ACF-118-A CCDF Tribal Plan. The rule, at 45 CFR 98.14, 98.16, 
98.18, 98.43, 98.81, and 98.83, proposes to modify this existing 
information collection approved under OMB control number 0970-0198. The 
proposed rule adds several new requirements that Tribes and Tribal 
organizations will be required to report in the biennial CCDF Plans, 
including provisions related to health and safety requirements, 
consumer education, and eligibility policies. Provisions included in a 
Final Rule will be incorporated into the review of FY 2016-2017 CCDF 
Plans that become effective October 1, 2015. HHS plans to publish 
separate Federal Register notices seeking public comment on this 
proposed information collection and the annual burden estimate.
    The table below provides annual burden estimates for existing 
information collections that are modified by this proposed rule. These 
estimates reflect the total burden of each information collection, 
including the changes made by this proposed rule.

                                             Annual Burden Estimates
----------------------------------------------------------------------------------------------------------------
                                                                     Number of        Average
                   Instrument                        Number of     responses per   burden hours    Total  burden
                                                    respondents     respondent     per response        hours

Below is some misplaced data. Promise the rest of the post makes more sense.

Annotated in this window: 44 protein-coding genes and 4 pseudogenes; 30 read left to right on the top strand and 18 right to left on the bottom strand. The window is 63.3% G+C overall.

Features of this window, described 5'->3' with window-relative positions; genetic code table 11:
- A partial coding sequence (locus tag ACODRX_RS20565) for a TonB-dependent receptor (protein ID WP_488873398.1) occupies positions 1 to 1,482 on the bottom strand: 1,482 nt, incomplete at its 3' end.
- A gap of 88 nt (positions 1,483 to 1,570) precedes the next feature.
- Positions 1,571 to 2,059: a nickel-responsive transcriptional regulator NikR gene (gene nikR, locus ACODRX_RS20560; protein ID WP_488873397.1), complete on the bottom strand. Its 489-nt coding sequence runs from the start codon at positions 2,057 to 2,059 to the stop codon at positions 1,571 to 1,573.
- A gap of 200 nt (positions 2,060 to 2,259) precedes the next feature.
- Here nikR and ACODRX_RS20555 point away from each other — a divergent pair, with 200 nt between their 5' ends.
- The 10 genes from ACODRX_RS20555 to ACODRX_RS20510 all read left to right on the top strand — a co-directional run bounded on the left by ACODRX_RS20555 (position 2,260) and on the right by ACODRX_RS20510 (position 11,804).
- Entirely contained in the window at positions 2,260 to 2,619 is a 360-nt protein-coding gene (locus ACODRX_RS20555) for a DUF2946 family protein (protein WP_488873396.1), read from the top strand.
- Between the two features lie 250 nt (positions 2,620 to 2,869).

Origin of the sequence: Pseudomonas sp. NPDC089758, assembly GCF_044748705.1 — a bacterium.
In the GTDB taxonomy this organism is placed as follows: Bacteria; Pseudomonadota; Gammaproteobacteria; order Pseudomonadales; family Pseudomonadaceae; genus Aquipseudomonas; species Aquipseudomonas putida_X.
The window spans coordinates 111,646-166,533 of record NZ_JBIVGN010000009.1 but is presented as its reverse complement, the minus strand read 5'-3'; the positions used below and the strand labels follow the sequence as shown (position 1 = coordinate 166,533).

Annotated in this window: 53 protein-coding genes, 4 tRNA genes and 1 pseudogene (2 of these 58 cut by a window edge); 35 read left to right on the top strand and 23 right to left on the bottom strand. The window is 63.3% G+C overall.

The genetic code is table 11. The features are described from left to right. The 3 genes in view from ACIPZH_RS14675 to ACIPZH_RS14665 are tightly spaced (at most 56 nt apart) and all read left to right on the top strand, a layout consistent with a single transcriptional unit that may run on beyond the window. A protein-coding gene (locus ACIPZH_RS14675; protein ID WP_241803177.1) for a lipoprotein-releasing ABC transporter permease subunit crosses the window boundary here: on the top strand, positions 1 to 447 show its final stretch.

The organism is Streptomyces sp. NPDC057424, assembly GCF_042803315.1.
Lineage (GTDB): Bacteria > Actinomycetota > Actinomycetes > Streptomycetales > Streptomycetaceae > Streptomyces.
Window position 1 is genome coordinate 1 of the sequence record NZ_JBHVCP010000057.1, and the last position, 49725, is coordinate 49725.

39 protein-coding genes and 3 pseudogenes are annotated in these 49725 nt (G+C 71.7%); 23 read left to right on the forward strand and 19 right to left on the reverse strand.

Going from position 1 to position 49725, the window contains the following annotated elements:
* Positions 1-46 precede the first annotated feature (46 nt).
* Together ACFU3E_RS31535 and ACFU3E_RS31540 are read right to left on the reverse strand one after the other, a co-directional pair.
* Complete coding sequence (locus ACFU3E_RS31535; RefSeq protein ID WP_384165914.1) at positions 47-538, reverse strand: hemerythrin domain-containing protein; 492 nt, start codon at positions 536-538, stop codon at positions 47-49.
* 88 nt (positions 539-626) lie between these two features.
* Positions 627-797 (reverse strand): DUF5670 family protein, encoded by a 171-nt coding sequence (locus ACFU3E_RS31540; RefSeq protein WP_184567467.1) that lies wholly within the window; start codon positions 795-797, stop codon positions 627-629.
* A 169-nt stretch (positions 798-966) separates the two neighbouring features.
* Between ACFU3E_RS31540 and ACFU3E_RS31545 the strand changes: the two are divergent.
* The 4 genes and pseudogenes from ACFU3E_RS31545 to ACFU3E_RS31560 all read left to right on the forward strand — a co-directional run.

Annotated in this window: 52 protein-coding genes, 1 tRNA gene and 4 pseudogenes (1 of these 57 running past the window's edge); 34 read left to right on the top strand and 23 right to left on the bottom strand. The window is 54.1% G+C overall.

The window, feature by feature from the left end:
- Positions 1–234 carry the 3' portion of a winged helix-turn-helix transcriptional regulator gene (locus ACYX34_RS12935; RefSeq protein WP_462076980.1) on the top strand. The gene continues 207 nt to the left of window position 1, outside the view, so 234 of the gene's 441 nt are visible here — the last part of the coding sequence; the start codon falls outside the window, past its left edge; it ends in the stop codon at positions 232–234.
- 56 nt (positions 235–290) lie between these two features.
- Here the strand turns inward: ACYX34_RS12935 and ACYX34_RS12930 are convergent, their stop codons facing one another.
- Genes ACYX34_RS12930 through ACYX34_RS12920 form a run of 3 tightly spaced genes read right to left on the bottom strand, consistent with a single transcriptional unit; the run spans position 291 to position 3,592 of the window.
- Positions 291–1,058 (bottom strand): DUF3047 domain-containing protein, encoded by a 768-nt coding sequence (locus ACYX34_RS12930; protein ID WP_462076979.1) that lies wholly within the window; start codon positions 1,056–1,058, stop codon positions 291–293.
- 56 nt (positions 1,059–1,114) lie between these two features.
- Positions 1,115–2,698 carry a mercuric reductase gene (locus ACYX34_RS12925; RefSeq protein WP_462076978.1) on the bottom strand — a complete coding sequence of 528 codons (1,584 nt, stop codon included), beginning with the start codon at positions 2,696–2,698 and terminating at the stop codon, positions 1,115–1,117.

----------------------------------------------------------------------------------------------------------------
ACF-118 CCDF State Plan.........................              56             0.5           163.5           4,578
ACF-118-A CCDF Tribal Plan......................             257             0.5             121          15,549
----------------------------------------------------------------------------------------------------------------

    Finally, the proposed rule contains two new information collection 
requirements, and the table below provides an annual burden hour 
estimate for these collections. First, Sec.  98.33 requires Lead 
Agencies to post provider-specific information to a user-friendly, easy 
to understand Web site as part of its consumer education activities 
(described earlier in this preamble). This Web site will provide 
information to parents about the degree to which specific child care 
providers meet State health and safety requirements and quality 
indicators. This requirement applies to the 50 States, District of 
Columbia, and five Territories that receive CCDF grants. States will 
have significant flexibility regarding how to implement this provision 
and each State will determine its own tailored approach based on 
existing practices, available resources, and other circumstances.